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Jarvis DeBerry did a good follow-on column to Da Paper’s recent story about access advocates suing NORTA over the awful state of the city’s bus stops. With 95% of those stops being inaccessible to wheelchairs, it’s time NORTA got a smackdown.

While I agree with Jarvis in his column, some things there need clarification. Jarvis writes about the late Jonah Bascle, comedian and disability advocate:

One of the things Bascle complained about was the impossibility of people in wheelchairs boarding the Uptown streetcars. But that’s only one part of the accessibility problem. Our sidewalks are in such disrepair that people who use motorized scooters are routinely forced into the roads. And a lawsuit filed Monday in federal court claims that almost 95 percent of the city’s bus stops are problematic for those who use wheelchairs.

This graf references two totally different issues. Streetcar access is a totally different animal from bus access. DeBerry references a 2013 story in The Gambit, quoting Jonah:

One of Bascle’s most visible crusades — and least successful — has been trying to make the St. Charles Avenue streetcar line usable by people in wheelchairs. While the red streetcars that run on Canal and now Loyola Avenue are accessible, the green streetcars that run on St. Charles Avenue are not.

Jonah interviewed me for his vlog back in 2012, and I explained this to him then. The red streetcars are all post-1990, meaning they all came about after the Americans with Disabilities Act (ADA) was signed into law. When Riverfront began service in 1988, the equipment used on the line were three ex-NOPSI, 900-series arch roof cars, that left the city in 1964, when the Canal line was converted to buses. To augment these three cars, NORTA also used two Melbourne W-2 cars, which had center doors, making wheelchair access possible. When the line was totally re-worked in 1997, NORTA had to make entirely new streetcars, all with wheelchair access. ADA is clear–it’s an all-in proposition when it comes to access. Two out of five wasn’t going to cut it. Same for the return of the Canal line, in 2004, and the Loyola extension, in 2011.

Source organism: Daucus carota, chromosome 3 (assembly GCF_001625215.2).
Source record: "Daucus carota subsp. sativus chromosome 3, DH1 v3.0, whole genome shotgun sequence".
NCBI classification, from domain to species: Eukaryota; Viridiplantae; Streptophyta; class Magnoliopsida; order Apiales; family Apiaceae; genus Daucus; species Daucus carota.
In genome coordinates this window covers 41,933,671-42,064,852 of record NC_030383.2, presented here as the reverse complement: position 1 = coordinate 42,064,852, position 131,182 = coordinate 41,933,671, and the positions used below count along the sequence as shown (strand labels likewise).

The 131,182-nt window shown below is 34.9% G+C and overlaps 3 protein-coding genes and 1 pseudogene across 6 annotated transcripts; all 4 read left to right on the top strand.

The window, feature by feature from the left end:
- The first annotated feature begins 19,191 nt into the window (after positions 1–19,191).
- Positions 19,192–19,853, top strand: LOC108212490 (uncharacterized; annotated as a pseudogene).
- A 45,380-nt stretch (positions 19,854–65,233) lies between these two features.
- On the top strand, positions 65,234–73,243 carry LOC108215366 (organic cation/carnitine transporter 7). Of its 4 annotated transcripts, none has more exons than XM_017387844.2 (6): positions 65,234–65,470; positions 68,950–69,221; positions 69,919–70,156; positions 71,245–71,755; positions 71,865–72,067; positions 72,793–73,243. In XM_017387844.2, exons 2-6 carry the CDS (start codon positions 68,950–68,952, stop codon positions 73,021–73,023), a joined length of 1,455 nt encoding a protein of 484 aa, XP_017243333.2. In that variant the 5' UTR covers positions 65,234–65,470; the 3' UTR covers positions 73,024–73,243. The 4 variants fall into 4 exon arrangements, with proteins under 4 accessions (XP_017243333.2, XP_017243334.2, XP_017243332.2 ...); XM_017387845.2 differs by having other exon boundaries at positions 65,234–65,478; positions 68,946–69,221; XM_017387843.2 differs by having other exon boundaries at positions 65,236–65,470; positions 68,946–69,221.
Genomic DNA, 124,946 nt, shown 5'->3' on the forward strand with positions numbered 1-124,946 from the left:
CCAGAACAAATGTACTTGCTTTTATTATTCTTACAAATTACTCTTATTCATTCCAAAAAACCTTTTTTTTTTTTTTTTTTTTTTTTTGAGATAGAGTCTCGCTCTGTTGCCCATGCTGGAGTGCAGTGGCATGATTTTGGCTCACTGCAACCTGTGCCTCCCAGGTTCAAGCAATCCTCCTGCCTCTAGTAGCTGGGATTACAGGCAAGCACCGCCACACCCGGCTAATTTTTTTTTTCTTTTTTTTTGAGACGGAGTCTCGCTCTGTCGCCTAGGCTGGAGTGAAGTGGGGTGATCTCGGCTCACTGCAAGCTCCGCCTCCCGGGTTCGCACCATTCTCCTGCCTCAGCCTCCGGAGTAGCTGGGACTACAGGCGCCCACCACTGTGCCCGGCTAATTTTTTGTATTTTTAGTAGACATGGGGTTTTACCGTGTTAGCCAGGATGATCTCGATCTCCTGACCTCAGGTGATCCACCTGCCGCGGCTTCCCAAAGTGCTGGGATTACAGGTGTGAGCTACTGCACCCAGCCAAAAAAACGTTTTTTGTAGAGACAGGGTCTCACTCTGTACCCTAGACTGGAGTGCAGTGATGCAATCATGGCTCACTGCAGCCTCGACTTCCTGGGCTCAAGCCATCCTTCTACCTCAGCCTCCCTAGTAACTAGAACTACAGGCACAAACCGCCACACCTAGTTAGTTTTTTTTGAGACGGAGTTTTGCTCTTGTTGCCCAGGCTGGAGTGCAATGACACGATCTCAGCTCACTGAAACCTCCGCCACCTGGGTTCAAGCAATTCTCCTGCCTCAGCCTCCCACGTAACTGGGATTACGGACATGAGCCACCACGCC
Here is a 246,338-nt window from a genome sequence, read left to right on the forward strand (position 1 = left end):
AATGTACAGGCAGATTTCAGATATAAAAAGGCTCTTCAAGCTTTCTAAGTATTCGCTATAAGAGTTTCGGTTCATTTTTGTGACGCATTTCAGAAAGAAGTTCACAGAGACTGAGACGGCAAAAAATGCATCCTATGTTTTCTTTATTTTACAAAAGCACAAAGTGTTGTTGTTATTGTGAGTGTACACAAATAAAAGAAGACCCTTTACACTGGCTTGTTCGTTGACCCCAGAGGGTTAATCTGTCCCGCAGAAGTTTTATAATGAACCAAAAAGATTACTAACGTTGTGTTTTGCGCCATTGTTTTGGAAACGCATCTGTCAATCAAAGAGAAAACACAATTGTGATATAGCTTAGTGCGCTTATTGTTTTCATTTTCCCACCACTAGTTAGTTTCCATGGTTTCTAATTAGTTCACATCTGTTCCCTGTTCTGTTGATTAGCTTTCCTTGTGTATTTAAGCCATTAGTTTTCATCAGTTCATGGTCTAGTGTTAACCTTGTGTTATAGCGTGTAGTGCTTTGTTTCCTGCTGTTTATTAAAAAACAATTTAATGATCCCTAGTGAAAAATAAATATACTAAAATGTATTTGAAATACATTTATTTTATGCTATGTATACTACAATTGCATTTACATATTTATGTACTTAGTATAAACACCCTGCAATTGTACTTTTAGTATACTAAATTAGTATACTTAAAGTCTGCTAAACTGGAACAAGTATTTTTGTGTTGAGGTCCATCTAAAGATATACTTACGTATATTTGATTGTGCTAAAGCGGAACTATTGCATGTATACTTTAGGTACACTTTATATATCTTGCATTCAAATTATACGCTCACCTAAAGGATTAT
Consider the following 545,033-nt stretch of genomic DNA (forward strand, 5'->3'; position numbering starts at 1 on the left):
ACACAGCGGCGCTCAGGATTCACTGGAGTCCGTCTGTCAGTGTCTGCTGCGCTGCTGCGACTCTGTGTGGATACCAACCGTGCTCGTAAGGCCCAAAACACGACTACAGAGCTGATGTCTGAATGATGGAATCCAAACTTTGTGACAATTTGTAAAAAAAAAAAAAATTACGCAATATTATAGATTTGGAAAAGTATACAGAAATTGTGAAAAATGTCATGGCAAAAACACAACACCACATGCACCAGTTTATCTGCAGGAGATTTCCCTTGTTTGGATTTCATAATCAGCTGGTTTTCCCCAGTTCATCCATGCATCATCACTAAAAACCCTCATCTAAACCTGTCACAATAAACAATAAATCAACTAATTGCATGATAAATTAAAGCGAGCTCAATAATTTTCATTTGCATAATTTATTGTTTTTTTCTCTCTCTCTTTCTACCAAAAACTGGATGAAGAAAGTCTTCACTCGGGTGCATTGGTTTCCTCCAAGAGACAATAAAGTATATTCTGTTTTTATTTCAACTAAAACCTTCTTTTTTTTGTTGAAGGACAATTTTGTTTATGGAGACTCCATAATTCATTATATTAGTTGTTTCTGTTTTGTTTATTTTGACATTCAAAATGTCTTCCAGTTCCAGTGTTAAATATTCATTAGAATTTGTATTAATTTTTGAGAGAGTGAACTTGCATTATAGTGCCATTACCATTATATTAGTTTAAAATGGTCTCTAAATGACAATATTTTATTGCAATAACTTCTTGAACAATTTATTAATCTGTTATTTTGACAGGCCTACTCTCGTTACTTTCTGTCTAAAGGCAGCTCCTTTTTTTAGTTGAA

At the risk of repeating myself over and over, here’s where St. Charles is problematic: it’s grandfathered in with respect to ADA. Because of its status as on the National Register of Historic Places, the green arch roof streetcars do not have to be modified for access. From a historical/tourism/nostalgia perspective, this is what people seem to want. It’s a big upraised middle finger to those who need wheelchairs to get around, however.

ADA doesn’t leave room for compromise, though. Were NORTA to run accessible equipment on St. Charles, in addition to the 1923 vintage arch roofs, there’s a very real possibility that access advocates could sue the Authority, forcing them to run 100% accessible equipment on the line. I told Jonah point blank: because access advocates want everything, they get nothing.

All that said, it’s time New Orleans has a serious discussion about the green streetcars. St. Charles is the busiest transit line in the city. Yes, modern LRVs/Trams wouldn’t be the same as the arch roofs, but St. Charles moves people. That’s more important than history.

Oh, and I miss Jonah.